For a long time I had been inspired by images and videos of photographers capturing beautiful ice globes forming in front of their cameras. Watching the patterns of ice forming across the bubbles is so mesmerizing, and as the stunning colours of autumn begin to fade away, now is the perfect time to get a few things ready for trying out your own ice bubbles.

With winter on the way, there is lots of fun to be had in the upcoming cold and frosty mornings – so keep an eye on the weather and as soon as you see the temperature begin to drop to zero it’s the perfect time to create some magic!

Frozen Bubble
OM-D E-M1 Mark II | M.Zuiko 30mm F3.5 Macro
1/250s | F3.5 | ISO 200

I found that a solution of washing-up liquid or bubble mixture and water worked really well, although there are lots of recipes for bubble mixture online. I’ve also heard of people adding glycerin to the mixture to make the bubble liquid a bit thicker. To increase the chances of the bubbles not popping as soon as they hit the ice, I keep the bubble liquid in the fridge the night before. This way the temperature isn’t too different from the ice outside.

To create the best bubbles, find a nice clear space outside. I have used a table top, or a patch of fresh snow in the past. If you know you’re going to have a spell of frost then you can even make a plan the night before, leave out a thin pool of water, ready to drop a bubble on to it the next day!

I use a tripod just to give my camera that extra bit of stability: it’s quite dark in the morning, and with the shutter speed being very slow to let in as much light as possible, a tripod can really come in handy. Of course there is nothing to stop you using some artificial lighting to really bring out the patterns as well – you can get as creative as you like!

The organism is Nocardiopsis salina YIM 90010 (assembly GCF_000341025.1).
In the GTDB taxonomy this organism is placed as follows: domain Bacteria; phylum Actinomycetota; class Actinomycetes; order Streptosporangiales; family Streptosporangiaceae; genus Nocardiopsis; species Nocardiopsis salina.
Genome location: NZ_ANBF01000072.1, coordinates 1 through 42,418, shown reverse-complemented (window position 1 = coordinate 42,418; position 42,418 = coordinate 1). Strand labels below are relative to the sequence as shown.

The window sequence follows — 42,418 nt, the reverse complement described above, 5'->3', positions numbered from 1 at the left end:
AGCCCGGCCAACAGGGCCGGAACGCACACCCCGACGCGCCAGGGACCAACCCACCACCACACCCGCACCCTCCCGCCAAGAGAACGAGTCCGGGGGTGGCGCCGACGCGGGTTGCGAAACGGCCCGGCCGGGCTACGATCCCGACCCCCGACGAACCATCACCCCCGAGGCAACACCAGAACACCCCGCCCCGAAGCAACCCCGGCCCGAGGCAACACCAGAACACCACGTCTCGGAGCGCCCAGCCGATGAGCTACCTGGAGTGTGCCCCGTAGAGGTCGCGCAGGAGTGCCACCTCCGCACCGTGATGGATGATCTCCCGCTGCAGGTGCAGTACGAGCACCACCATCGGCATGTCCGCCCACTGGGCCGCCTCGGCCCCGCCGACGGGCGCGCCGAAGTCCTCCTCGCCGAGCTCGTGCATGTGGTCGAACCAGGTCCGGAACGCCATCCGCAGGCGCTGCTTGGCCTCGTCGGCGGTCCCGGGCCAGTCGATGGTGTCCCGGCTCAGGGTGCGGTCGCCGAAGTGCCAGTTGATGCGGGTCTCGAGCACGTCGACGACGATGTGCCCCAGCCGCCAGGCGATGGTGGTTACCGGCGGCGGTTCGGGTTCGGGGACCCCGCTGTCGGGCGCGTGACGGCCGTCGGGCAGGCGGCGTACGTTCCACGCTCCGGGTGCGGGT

Once you have set up your camera, you need to blow a bubble about 5-6cm in diameter close to where you would like it to land. Sometimes it’s easier to blow it down towards the surface. I have also found that it works a little better if the surface of ice/snow has been warmed slightly: it stops the bubble from instantly popping on impact.

Then it’s time to watch the magic happen!

Sometimes watching the bubbles disappear can be just as fascinating as watching the ice patterns form. When the bubble is completely frozen, you could also have a go at popping it! It’s amazing to watch it burst into all the different shapes: using Pro Capture Mode on this would create some great images!

For this collection of bubble photographs I was using the M.Zuiko 30mm F3.5 Macro lens on my OM-D E-M1 Mark II. Using the built-in focus stacking capability also helped to get as much of the bubble in focus as possible.

When everything comes together, the results can be amazing! Have patience: patience is key, and don’t forget to wrap up warm! Whether you chose to video the globes, or simply photograph them, watching them form is so beautiful and the perfect winter project. Have fun!